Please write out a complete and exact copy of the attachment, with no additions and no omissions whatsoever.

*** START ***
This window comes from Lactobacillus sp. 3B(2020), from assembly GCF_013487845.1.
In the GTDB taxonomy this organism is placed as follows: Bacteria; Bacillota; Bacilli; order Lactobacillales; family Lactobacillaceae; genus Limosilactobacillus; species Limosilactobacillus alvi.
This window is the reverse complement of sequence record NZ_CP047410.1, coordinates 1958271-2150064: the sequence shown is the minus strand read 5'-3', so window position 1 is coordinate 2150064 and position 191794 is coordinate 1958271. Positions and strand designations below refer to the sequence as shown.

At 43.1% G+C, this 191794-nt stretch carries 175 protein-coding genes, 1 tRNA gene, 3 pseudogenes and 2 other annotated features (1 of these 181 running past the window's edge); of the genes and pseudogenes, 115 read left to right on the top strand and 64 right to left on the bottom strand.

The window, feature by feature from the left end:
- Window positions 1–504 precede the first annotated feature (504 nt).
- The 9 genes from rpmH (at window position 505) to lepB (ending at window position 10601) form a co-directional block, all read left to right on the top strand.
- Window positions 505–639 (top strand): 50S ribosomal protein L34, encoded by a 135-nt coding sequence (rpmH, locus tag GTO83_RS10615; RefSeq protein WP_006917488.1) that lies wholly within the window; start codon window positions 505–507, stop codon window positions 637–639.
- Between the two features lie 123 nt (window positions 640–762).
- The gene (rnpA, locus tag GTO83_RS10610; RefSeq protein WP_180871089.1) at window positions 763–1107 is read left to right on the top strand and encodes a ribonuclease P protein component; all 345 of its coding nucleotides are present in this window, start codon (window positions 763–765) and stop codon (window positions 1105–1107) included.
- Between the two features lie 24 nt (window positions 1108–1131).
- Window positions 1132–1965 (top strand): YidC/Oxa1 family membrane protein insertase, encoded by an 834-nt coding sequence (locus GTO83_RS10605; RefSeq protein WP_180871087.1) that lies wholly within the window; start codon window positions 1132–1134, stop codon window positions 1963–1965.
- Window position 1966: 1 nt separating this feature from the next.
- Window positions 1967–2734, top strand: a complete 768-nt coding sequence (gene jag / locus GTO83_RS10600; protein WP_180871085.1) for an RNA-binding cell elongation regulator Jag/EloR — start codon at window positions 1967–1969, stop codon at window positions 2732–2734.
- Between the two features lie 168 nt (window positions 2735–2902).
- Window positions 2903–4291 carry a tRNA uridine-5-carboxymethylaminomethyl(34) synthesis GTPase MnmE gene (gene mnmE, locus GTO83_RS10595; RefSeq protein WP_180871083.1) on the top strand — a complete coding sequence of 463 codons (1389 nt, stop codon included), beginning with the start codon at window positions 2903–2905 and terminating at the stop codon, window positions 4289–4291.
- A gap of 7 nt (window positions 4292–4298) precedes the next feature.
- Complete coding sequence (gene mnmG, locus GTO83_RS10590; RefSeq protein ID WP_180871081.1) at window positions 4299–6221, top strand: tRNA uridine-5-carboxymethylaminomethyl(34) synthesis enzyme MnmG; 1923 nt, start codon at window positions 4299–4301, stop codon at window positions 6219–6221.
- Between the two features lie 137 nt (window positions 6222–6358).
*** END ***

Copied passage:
This window comes from Lactobacillus sp. 3B(2020), from assembly GCF_013487845.1.
In the GTDB taxonomy this organism is placed as follows: Bacteria; Bacillota; Bacilli; order Lactobacillales; family Lactobacillaceae; genus Limosilactobacillus; species Limosilactobacillus alvi.
This window is the reverse complement of sequence record NZ_CP047410.1, coordinates 1958271-2150064: the sequence shown is the minus strand read 5'-3', so window position 1 is coordinate 2150064 and position 191794 is coordinate 1958271. Positions and strand designations below refer to the sequence as shown.

At 43.1% G+C, this 191794-nt stretch carries 175 protein-coding genes, 1 tRNA gene, 3 pseudogenes and 2 other annotated features (1 of these 181 running past the window's edge); of the genes and pseudogenes, 115 read left to right on the top strand and 64 right to left on the bottom strand.

The window, feature by feature from the left end:
- Window positions 1–504 precede the first annotated feature (504 nt).
- The 9 genes from rpmH (at window position 505) to lepB (ending at window position 10601) form a co-directional block, all read left to right on the top strand.
- Window positions 505–639 (top strand): 50S ribosomal protein L34, encoded by a 135-nt coding sequence (rpmH, locus tag GTO83_RS10615; RefSeq protein WP_006917488.1) that lies wholly within the window; start codon window positions 505–507, stop codon window positions 637–639.
- Between the two features lie 123 nt (window positions 640–762).
- The gene (rnpA, locus tag GTO83_RS10610; RefSeq protein WP_180871089.1) at window positions 763–1107 is read left to right on the top strand and encodes a ribonuclease P protein component; all 345 of its coding nucleotides are present in this window, start codon (window positions 763–765) and stop codon (window positions 1105–1107) included.
- Between the two features lie 24 nt (window positions 1108–1131).
- Window positions 1132–1965 (top strand): YidC/Oxa1 family membrane protein insertase, encoded by an 834-nt coding sequence (locus GTO83_RS10605; RefSeq protein WP_180871087.1) that lies wholly within the window; start codon window positions 1132–1134, stop codon window positions 1963–1965.
- Window position 1966: 1 nt separating this feature from the next.
- Window positions 1967–2734, top strand: a complete 768-nt coding sequence (gene jag / locus GTO83_RS10600; protein WP_180871085.1) for an RNA-binding cell elongation regulator Jag/EloR — start codon at window positions 1967–1969, stop codon at window positions 2732–2734.
- Between the two features lie 168 nt (window positions 2735–2902).
- Window positions 2903–4291 carry a tRNA uridine-5-carboxymethylaminomethyl(34) synthesis GTPase MnmE gene (gene mnmE, locus GTO83_RS10595; RefSeq protein WP_180871083.1) on the top strand — a complete coding sequence of 463 codons (1389 nt, stop codon included), beginning with the start codon at window positions 2903–2905 and terminating at the stop codon, window positions 4289–4291.
- A gap of 7 nt (window positions 4292–4298) precedes the next feature.
- Complete coding sequence (gene mnmG, locus GTO83_RS10590; RefSeq protein ID WP_180871081.1) at window positions 4299–6221, top strand: tRNA uridine-5-carboxymethylaminomethyl(34) synthesis enzyme MnmG; 1923 nt, start codon at window positions 4299–4301, stop codon at window positions 6219–6221.
- Between the two features lie 137 nt (window positions 6222–6358).